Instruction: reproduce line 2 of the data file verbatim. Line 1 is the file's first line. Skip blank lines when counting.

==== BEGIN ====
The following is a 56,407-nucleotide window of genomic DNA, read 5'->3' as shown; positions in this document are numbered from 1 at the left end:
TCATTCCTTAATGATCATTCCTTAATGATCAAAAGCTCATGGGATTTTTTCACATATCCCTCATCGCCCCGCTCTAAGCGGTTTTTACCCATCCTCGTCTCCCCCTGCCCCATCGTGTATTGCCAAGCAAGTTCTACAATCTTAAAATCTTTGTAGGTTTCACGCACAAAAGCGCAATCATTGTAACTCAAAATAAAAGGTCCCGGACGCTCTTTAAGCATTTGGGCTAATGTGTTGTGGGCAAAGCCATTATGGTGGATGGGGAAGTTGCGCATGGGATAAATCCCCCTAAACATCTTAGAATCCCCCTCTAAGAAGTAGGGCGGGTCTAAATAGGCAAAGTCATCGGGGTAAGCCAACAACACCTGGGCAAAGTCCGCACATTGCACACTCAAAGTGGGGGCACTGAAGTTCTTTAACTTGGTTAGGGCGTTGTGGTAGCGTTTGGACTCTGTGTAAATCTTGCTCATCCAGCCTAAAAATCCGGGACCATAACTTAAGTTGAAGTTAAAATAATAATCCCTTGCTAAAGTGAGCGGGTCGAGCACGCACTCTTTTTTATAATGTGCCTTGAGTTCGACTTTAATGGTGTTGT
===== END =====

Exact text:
TCATTCCTTAATGATCATTCCTTAATGATCAAAAGCTCATGGGATTTTTTCACATATCCCTCATCGCCCCGCTCTAAGCGGTTTTTACCCATCCTCGTCTCCCCCTGCCCCATCGTGTATTGCCAAGCAAGTTCTACAATCTTAAAATCTTTGTAGGTTTCACGCACAAAAGCGCAATCATTGTAACTCAAAATAAAAGGTCCCGGACGCTCTTTAAGCATTTGGGCTAATGTGTTGTGGGCAAAGCCATTATGGTGGATGGGGAAGTTGCGCATGGGATAAATCCCCCTAAACATCTTAGAATCCCCCTCTAAGAAGTAGGGCGGGTCTAAATAGGCAAAGTCATCGGGGTAAGCCAACAACACCTGGGCAAAGTCCGCACATTGCACACTCAAAGTGGGGGCACTGAAGTTCTTTAACTTGGTTAGGGCGTTGTGGTAGCGTTTGGACTCTGTGTAAATCTTGCTCATCCAGCCTAAAAATCCGGGACCATAACTTAAGTTGAAGTTAAAATAATAATCCCTTGCTAAAGTGAGCGGGTCGAGCACGCACTCTTTTTTATAATGTGCCTTGAGTTCGACTTTAATGGTGTTGT